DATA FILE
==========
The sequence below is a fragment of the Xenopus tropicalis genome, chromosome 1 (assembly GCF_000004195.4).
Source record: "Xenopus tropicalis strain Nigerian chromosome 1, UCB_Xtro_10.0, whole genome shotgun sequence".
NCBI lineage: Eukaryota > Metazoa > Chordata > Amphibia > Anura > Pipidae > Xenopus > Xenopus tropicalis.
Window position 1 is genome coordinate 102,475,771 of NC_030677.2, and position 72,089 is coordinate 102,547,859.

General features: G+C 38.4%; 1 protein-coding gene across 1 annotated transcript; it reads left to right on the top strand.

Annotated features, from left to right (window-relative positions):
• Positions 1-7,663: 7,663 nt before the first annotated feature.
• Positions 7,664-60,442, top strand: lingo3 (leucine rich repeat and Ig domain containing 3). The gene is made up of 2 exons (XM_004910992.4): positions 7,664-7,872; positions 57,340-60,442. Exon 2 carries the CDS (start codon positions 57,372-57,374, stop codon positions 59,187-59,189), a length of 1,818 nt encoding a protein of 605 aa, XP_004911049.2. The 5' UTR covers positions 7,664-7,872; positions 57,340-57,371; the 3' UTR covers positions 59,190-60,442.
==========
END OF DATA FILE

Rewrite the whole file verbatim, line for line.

The sequence below is a fragment of the Xenopus tropicalis genome, chromosome 1 (assembly GCF_000004195.4).
Source record: "Xenopus tropicalis strain Nigerian chromosome 1, UCB_Xtro_10.0, whole genome shotgun sequence".
NCBI lineage: Eukaryota > Metazoa > Chordata > Amphibia > Anura > Pipidae > Xenopus > Xenopus tropicalis.
Window position 1 is genome coordinate 102,475,771 of NC_030677.2, and position 72,089 is coordinate 102,547,859.

General features: G+C 38.4%; 1 protein-coding gene across 1 annotated transcript; it reads left to right on the top strand.

Annotated features, from left to right (window-relative positions):
• Positions 1-7,663: 7,663 nt before the first annotated feature.
• Positions 7,664-60,442, top strand: lingo3 (leucine rich repeat and Ig domain containing 3). The gene is made up of 2 exons (XM_004910992.4): positions 7,664-7,872; positions 57,340-60,442. Exon 2 carries the CDS (start codon positions 57,372-57,374, stop codon positions 59,187-59,189), a length of 1,818 nt encoding a protein of 605 aa, XP_004911049.2. The 5' UTR covers positions 7,664-7,872; positions 57,340-57,371; the 3' UTR covers positions 59,190-60,442.